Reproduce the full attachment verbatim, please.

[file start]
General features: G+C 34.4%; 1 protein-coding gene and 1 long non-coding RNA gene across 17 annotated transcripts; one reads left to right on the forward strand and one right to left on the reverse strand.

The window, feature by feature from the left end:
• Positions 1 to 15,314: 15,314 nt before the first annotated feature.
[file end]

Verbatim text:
General features: G+C 34.4%; 1 protein-coding gene and 1 long non-coding RNA gene across 17 annotated transcripts; one reads left to right on the forward strand and one right to left on the reverse strand.

The window, feature by feature from the left end:
• Positions 1 to 15,314: 15,314 nt before the first annotated feature.